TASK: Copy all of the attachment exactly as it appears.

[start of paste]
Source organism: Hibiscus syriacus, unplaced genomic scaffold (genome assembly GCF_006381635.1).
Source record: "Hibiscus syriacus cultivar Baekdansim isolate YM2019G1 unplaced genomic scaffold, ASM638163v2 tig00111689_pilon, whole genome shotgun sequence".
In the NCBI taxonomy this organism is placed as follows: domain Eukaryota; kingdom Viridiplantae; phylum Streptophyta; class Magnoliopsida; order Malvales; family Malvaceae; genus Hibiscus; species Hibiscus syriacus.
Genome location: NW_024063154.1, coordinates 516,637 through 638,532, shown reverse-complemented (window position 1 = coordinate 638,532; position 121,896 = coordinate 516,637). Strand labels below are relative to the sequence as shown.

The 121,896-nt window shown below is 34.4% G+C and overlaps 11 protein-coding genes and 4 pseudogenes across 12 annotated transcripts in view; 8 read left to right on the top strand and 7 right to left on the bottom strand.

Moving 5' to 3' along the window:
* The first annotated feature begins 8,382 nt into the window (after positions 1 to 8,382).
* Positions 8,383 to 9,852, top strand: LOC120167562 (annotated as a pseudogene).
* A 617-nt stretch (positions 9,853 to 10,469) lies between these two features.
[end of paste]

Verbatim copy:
Source organism: Hibiscus syriacus, unplaced genomic scaffold (genome assembly GCF_006381635.1).
Source record: "Hibiscus syriacus cultivar Baekdansim isolate YM2019G1 unplaced genomic scaffold, ASM638163v2 tig00111689_pilon, whole genome shotgun sequence".
In the NCBI taxonomy this organism is placed as follows: domain Eukaryota; kingdom Viridiplantae; phylum Streptophyta; class Magnoliopsida; order Malvales; family Malvaceae; genus Hibiscus; species Hibiscus syriacus.
Genome location: NW_024063154.1, coordinates 516,637 through 638,532, shown reverse-complemented (window position 1 = coordinate 638,532; position 121,896 = coordinate 516,637). Strand labels below are relative to the sequence as shown.

The 121,896-nt window shown below is 34.4% G+C and overlaps 11 protein-coding genes and 4 pseudogenes across 12 annotated transcripts in view; 8 read left to right on the top strand and 7 right to left on the bottom strand.

Moving 5' to 3' along the window:
* The first annotated feature begins 8,382 nt into the window (after positions 1 to 8,382).
* Positions 8,383 to 9,852, top strand: LOC120167562 (annotated as a pseudogene).
* A 617-nt stretch (positions 9,853 to 10,469) lies between these two features.